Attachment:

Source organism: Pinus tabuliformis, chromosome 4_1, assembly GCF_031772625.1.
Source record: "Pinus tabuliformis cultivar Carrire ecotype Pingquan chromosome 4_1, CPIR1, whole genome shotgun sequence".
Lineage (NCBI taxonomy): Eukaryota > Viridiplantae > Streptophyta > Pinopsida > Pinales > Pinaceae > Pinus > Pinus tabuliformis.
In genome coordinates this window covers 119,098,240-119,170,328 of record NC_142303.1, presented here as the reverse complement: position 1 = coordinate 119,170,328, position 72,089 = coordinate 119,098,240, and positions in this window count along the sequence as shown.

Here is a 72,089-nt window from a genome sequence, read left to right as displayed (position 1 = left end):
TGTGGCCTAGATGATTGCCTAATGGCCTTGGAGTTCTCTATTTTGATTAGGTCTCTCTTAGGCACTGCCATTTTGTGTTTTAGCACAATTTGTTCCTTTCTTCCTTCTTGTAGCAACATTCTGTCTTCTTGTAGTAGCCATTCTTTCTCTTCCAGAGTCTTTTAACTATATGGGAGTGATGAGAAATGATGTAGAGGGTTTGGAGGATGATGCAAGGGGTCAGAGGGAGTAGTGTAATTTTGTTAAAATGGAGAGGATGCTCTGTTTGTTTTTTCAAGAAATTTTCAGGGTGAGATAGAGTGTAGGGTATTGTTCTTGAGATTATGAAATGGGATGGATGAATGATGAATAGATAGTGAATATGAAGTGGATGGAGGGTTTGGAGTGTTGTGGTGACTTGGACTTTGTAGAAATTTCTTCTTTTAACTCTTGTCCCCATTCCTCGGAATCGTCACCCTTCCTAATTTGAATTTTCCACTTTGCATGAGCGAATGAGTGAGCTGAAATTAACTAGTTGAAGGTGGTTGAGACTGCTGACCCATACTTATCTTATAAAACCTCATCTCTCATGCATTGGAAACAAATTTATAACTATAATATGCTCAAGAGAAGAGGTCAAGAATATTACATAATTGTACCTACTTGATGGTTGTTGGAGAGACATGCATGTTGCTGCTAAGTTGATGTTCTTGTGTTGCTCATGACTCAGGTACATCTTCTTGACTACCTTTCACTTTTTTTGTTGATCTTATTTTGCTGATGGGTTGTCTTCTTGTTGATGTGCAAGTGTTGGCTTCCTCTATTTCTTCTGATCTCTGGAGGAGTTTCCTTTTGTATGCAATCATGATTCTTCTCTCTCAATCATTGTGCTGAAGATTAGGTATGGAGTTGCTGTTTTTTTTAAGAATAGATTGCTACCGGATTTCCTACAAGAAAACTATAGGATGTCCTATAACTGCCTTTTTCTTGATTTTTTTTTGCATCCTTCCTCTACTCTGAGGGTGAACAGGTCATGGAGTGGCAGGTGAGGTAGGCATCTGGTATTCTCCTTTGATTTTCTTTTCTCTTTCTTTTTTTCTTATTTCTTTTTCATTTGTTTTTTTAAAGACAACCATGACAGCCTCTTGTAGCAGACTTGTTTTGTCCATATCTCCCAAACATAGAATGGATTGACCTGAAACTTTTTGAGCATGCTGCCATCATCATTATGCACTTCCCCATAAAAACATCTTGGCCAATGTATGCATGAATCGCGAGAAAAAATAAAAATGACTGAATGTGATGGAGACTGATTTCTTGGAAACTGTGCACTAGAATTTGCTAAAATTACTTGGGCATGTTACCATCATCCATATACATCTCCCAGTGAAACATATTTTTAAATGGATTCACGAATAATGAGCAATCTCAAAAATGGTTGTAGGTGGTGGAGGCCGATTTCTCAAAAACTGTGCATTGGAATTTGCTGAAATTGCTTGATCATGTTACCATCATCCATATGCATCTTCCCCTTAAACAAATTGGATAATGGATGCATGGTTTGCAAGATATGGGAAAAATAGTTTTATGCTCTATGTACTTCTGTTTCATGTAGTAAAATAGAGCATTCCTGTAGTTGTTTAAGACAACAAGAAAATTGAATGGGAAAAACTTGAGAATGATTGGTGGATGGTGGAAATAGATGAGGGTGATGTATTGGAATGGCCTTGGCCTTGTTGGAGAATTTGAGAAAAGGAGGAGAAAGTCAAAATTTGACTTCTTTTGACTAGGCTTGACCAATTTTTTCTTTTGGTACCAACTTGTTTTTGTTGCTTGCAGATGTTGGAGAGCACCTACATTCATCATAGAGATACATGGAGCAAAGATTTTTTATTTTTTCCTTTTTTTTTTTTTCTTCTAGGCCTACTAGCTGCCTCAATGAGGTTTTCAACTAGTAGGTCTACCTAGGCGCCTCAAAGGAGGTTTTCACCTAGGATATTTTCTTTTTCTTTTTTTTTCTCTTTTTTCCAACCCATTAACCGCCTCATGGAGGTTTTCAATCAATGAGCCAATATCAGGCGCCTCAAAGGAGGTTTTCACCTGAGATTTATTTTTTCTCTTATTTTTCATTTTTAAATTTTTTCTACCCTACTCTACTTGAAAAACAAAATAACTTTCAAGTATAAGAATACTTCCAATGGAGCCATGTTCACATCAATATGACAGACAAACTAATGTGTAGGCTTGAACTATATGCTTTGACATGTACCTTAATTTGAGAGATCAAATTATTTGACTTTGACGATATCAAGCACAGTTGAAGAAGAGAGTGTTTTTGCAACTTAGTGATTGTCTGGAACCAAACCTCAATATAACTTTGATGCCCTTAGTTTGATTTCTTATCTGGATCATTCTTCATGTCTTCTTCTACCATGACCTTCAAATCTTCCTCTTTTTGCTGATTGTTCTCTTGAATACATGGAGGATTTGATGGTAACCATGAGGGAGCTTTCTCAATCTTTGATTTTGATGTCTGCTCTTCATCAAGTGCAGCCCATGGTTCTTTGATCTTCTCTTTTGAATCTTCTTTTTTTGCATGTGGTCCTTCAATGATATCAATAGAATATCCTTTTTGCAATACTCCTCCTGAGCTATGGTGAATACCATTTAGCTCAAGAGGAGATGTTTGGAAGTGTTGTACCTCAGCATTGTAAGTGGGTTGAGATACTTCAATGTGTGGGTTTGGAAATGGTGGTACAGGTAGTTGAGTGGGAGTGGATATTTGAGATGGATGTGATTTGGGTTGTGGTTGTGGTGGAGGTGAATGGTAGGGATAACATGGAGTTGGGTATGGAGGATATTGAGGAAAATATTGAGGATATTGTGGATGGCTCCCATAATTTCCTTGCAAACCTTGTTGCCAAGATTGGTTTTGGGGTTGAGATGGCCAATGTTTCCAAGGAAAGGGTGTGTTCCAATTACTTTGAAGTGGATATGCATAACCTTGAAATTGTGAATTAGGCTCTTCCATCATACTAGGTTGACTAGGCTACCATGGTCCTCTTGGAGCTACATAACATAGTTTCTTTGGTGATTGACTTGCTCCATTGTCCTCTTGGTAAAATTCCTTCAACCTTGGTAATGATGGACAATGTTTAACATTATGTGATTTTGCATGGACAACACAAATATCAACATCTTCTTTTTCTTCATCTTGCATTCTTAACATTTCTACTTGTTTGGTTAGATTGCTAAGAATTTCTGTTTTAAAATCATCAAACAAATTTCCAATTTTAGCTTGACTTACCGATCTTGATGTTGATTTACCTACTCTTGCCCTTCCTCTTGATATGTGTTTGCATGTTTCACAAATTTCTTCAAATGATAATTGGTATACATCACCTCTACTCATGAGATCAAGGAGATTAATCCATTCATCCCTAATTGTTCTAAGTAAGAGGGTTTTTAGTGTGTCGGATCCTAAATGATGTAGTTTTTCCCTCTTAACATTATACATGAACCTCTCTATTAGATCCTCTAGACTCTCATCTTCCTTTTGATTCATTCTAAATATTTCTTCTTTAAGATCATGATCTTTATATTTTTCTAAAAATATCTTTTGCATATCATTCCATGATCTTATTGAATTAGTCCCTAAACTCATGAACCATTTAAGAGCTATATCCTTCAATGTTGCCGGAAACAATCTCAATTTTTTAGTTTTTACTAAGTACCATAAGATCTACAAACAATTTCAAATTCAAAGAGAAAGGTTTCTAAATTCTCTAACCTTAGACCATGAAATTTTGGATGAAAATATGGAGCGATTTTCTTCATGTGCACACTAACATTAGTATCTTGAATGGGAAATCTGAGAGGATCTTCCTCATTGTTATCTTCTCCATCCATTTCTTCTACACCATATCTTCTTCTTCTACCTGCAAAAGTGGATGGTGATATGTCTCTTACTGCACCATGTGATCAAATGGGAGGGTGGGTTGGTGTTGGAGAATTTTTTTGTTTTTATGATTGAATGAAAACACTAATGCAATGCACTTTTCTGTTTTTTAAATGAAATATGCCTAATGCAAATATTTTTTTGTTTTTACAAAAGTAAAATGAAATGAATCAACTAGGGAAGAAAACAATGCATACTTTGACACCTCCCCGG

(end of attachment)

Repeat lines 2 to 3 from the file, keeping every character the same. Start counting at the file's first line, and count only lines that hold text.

Source record: "Pinus tabuliformis cultivar Carrire ecotype Pingquan chromosome 4_1, CPIR1, whole genome shotgun sequence".
Lineage (NCBI taxonomy): Eukaryota > Viridiplantae > Streptophyta > Pinopsida > Pinales > Pinaceae > Pinus > Pinus tabuliformis.